The Lesedi Manufacturing Primary Co-operative and its 13 young co-operators have a good story to tell. Alexandra township is estimated to have a population of 750 000 and for years has struggled to combat the challenge of pollution in the densely populated township. Lesedi began recycling after some of its members, previously employed at a recycling plant, became aware of the large quantities of waste on the streets of Alexandra and thus turned a community problem into a viable business solution.
The co-operative is of particular significance because not only is it co-operating for skills development and job creation in the community of Alexandra, but it is also making tremendous strides in alleviating the carbon footprint in landfill sites. The NYDA provided the financial and non-financial business development support and the City of Johannesburg provided the land for the premises. Working together we turned a dream into a reality.
The Siyaphumelela Community Development Project in Orange Farm, a group of six young and proud South Africans, decided to turn the problem of pollution in their community into a viable business. The owners took the initiative and government supported them to obtain a BEE certificate and buy a bottle crusher to improve their co-operative. Their business was one of the first beneficiaries of the new NYDA Grant Programme to receive a grant of R60 000, which they used to buy a bottle crusher for their waste recycling business. As they expand their green business further into Gauteng, they will continue to tell but replicate their good story.
At the tender age of 14, Puleng Molebatsi from Thaba Nchu in the Free State had to raise her two younger brothers and a cousin, taking time away from her own educational development. With the help of government, she will be able to follow her dreams after she was funded to complete a short course in English at Wits University, which will enable her to teach English to foreigners in South Africa or abroad.
Karabo Robaya from Lebanon, Mabopane, in North West has a good story to tell. Karabo did his part by excelling in his studies. He then approached the government for support. After receiving a scholarship to study at Alabama State University in the US, the government funded Karabo's boarding and lodging expenses to ensure that he is able to succeed without having to worry about where to stay or what to eat in a foreign land. He is studying towards the US equivalent of a BSc Accounting degree.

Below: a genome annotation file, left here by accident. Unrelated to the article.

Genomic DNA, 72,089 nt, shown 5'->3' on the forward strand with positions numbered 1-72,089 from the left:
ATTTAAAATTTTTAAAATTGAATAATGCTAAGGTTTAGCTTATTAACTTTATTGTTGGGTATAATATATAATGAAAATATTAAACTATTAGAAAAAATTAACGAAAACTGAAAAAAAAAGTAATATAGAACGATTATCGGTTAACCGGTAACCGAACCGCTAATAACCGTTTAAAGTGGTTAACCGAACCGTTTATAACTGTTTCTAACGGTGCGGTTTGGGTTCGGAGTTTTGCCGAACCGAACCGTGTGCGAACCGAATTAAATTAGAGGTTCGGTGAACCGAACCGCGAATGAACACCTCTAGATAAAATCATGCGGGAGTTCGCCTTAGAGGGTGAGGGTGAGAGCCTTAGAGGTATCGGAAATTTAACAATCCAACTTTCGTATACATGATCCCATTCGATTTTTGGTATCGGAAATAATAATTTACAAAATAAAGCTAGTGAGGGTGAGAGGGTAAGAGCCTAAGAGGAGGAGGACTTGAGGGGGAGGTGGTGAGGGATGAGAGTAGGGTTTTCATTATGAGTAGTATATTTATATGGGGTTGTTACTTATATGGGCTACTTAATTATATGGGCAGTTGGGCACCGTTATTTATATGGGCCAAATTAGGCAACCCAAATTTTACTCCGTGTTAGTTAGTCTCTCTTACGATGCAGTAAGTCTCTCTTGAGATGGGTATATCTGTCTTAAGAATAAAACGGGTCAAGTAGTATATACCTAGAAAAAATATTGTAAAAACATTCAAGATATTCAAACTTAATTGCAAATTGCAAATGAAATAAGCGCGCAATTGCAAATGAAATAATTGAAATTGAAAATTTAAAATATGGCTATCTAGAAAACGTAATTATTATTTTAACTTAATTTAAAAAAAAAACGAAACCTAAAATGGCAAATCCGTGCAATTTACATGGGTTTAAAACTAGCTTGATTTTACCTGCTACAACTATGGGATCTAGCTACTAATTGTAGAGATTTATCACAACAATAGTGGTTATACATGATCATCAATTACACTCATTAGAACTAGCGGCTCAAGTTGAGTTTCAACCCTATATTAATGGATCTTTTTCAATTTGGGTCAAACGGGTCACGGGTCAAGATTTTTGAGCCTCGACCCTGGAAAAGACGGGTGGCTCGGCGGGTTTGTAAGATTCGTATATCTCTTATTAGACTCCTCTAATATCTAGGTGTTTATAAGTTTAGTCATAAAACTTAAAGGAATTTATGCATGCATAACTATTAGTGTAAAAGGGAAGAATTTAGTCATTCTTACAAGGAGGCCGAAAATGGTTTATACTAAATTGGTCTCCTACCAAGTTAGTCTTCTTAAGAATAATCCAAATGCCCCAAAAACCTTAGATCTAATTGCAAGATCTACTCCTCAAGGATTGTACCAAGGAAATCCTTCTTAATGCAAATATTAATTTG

When 29-year-old Monwabisi Mtsizi joined the YouthBuild Infrastructure Development Programme, he was asked why he had made the choice to be part of such a programme. He replied by saying: "I want to set a positive example to the children of Langa where I grew up. Instead of the kids seeing me sitting around on the street corners gambling and drinking, they can look up to me as a role model, as someone who gives back to his community. I want to learn valuable skills from this programme." He said that even though he is unemployed and doesn't have much, this is the legacy he wants to leave behind.
Established by a former addict, a drug rehabilitation centre in rural KwaZulu-Natal today cares for hundreds of youth who have various drug addictions. The Ukukhanya Rehabilitation Centre was established by a young man, Khayelihle Gumbi. Khayelihle was once an alcoholic who lost his job and a promising career to substance abuse. He spent four years sleeping on the streets of Durban before he found the courage to change his life and start a rehabilitation centre to help others who battle alcohol and drug addiction. Today his centre helps hundreds of youth overcome their addictions and in so doing, assists in creating drug-free communities.
While we continue to face challenges such as high levels of youth unemployment, lack of access to education facilities, skills development programmes and the challenges of HIV and Aids, let us not lose sight of the great achievements that today characterise the vibrant nation that is South Africa. A country that is today alive with possibilities.
The list of South Africa's success stories is endless. It is precisely because of such stories that young people today have a good reason to celebrate 20 years of democracy with pride and joy. Today more young people are employed than ever before. Today more young people have access to education than ever before. Today a young person can live freely and dare to dream because South Africa is a better place today than it was 20 years ago.
Yershen Pillay is the executive chairperson of the NYDA and national chairperson of the Young Communists League of South Africa.